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Old 4th April 2007, 12:01 AM   #1
fernando
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Default Swords a la Portuguese

It is rather dificult to define the origin of fire and white arms as being Portuguese, rather than Spanish or, in the least, Iberian, for the various reasons. One of them is that there isn't much printed material about them.
These are ( badly scanned ) pictures of some swords a la Portuguese, with the so called crab or colhonas ( testicles ) guards, a model used in the XV century discoveries period.
The first picture is of a peculiar Timorese specimen, with all parts remaining original, including the grip, which is very rare to find. The scabbard beltings are in sinew and vegetable fibres, and its shape is aledgely that of a crocodile, a Timorese symbol. It is adorned with a handwooven band, traditional of warriors and chiefs. The unsheathed blade is the first image in the second picture. Eventually its straight form was later fire bent, to fit in the slightly curved crocodile scabbard. The other two swords are crab specimens from the XVI-XVII century.
The Timorese set would be a XVI century blade and a XVIII century sheath.
These and many more specimens, halberds, swords, muskets, pistols and armour, mostly Portuguese but also other European that were vital to Portuguese armament, come in a book called AS ARMAS E OS BARÕES, by Eduardo Nobre, printed in 2004, ISBN 972-589-133-3.
... This in case there are someone interested in this area ... i think Philip was ?!.
The texts are in Portuguese, the pictures are first class. Non scholar translations can be arranged .
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Old 4th April 2007, 03:21 PM   #2
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Fantastic

There are some similar Spanish guards from around the same period, the mutual influence is almost unavoidable.

Where can one get a hold of this book? I can read Portugese well enough...
Thanks for the heads-up, Fernando
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Old 4th April 2007, 03:59 PM   #3
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Hi Mark
Plenty other weapons with mutual influence are shown in this book.
Try here:
http://www.quimera-editores.com/cat...masebaroes.html
If it doesn't work, let me know.
Salutacions
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Old 5th April 2007, 12:39 PM   #4
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Thanks, Fernando
I'll give it a try.
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Old 6th April 2007, 07:04 AM   #5
Philip
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Thanks, Fernando, for both the images and the link to a possible source for this book.

The "crab" style sword hilts (I prefer the Portuguese "colhoes" or testicles name as far more descriptive of these overseas imitations) are indeed typical of the Iberian peninsula during the period encompassing the beginning of the "Age of Discoveries". I haven't been able to verify if the style originated in Portugal or Spain; the most often published examples are those associated with Spanish notables, notably King Fernando I and "El Gran Capitan" Gonzalo Fernandez de Cordoba, both of whom flourished at the turn of the 16th cent. See Ada Brun Hoffmeyer's article "From Medieval Sword to Renaissance Rapier" in ART, ARMS, AND ARMOUR (ed. Robert Held, Chiasso [Switz.]: Acquafresca Editrice, 1979) for photos of hilts of both weapons. Fernando's sword has rounded terminals to the principal quillons that are related to the testicles, whereas Gonzalo's hilt has flattened ends. It's interesting to note that the colonial imitations have much smaller pommels than their European predecessors, and I'm wondering if the blades on them might be thinner so that less counterbalance in the hilt is necessary.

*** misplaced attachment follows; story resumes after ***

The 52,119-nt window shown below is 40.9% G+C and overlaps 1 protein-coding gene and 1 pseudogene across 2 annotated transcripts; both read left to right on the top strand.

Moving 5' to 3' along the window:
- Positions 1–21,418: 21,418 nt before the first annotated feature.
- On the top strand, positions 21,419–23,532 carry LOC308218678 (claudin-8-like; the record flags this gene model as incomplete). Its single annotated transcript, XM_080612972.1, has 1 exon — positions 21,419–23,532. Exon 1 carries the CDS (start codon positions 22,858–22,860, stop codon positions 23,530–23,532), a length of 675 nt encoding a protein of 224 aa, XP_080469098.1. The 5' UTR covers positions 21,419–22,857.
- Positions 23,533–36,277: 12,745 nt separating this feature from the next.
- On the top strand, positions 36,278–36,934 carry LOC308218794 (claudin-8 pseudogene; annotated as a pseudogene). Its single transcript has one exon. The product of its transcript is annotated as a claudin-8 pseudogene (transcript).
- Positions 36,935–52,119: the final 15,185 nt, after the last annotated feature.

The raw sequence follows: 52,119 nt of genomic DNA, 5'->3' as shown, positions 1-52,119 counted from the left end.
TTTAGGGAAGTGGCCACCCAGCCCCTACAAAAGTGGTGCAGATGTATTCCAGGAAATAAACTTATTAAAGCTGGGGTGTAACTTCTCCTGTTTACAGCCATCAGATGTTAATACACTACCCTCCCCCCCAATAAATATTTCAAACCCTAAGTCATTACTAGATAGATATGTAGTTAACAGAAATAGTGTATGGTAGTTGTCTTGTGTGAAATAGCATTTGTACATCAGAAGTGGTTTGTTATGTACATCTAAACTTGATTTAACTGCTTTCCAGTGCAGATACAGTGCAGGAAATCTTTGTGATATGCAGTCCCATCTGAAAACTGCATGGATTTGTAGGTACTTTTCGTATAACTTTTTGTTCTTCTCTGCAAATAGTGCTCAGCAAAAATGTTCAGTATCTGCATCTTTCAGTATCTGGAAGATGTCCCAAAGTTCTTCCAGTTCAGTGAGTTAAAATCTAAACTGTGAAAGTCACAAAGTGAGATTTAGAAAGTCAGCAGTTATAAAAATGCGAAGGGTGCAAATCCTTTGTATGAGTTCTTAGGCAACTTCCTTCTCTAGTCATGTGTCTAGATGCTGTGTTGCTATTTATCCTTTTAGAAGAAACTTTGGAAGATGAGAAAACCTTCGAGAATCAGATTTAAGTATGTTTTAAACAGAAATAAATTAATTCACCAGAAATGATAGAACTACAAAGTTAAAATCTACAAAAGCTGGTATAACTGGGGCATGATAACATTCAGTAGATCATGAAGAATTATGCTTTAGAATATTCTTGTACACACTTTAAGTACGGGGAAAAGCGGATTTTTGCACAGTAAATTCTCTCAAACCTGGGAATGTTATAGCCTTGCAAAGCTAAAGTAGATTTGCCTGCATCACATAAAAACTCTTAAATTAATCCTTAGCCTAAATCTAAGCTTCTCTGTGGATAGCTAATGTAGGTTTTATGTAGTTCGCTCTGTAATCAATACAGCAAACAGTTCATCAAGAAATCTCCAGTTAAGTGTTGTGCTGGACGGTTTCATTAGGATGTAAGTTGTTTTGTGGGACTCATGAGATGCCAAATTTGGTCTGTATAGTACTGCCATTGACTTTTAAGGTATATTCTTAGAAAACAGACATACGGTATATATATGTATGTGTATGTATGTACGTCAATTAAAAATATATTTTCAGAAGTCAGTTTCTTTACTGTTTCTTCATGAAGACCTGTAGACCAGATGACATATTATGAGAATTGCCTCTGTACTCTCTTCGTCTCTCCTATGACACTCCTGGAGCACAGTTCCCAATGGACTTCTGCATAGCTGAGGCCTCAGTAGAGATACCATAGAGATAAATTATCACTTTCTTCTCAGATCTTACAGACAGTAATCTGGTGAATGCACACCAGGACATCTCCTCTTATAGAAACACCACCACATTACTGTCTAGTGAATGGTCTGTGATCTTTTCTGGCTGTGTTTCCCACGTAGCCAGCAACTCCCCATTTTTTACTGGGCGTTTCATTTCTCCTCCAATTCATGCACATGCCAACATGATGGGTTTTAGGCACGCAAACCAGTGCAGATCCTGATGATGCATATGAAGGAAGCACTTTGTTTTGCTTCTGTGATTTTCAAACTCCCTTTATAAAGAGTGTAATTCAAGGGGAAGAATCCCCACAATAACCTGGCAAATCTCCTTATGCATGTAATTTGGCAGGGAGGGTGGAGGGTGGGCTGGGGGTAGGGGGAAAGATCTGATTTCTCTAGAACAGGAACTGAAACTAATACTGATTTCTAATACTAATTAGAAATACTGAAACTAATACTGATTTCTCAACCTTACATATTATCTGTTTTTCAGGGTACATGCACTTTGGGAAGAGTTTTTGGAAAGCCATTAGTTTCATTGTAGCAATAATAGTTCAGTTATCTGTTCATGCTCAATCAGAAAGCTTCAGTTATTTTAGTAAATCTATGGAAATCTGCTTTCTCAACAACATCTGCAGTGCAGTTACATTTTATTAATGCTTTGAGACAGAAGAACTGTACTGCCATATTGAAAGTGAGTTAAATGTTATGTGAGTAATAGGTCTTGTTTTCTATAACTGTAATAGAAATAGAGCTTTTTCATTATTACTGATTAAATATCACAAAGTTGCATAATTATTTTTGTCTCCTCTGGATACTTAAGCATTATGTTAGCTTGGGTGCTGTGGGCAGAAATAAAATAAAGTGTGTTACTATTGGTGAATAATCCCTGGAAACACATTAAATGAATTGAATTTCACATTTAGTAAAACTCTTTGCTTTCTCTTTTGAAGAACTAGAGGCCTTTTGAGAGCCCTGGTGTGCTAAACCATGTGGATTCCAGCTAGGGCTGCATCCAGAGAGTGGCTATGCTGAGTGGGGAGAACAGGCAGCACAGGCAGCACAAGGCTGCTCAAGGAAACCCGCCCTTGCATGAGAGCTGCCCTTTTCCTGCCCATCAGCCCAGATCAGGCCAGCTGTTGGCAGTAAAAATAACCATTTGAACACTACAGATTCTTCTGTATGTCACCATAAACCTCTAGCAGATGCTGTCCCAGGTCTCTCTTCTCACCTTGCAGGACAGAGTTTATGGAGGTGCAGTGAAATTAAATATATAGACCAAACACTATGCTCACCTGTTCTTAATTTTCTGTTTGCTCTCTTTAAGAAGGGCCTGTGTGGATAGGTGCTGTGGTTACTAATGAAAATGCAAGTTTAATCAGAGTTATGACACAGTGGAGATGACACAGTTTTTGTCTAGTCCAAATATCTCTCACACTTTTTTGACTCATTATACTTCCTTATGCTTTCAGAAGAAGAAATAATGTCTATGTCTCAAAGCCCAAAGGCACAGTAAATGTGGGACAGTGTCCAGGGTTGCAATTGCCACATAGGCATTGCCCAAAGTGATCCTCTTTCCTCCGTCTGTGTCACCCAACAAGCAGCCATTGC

You are right, there is so little info at present that will allow us to definitively identify Portuguese swords as separate in design from their Spanish or Italian equivalents.

In the case of firearms, it is rather easier to distinguish some distinctly Portuguese types because of mechanical and aesthetic differences that were prominent during the 16th and 17th centuries. However, as the 18th cent. progressed on into the 19th, Lusitanian gun makers began making more pieces in the prevailing Spanish and French styles and without signatures, it can be hard to tell some of the products apart. Daenhardt is a good source of info in this field.
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Old 6th April 2007, 01:14 PM   #6
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Well, the Portugese ones have these flat, circular quillion ends (hence the "colhoes" ), the Spanish ones tend to widen progressively. Cut-out designs there and in the pommels are not uncommon in both types. Also, the proportions guard - pas d'ane - grip - pommel are different between the Spanish and the Portugese models, as tends to be the typology of the blades.

There's also the exemplars so kindly made available in Antonio's page

Of course, there's a lot of variations and exemplars that stand in the blurry middle ground (that's the thing with the "mutual influences"...), but there's some ground for distinguishing them. But there's not THAT many surviving exemplars, that's why I jumped to the chance of getting this book. Now, if I could manage to get Daenhardt's in a better shape than the lousy photocopies I have now...

Here, pics of the ones Philip have mentioned plus a couple more. Up to down and left to right:
Fernando the Catholic King's (Granada), the so-called Fernando the Catholic King's in the Real Armería (Royal Armoury) in Madrid, the so-called Gran Capitan's also in the Real Armería in Madrid, and finally the so-called El Cid's Tizona, formerly in the Army Museum in Madrid.
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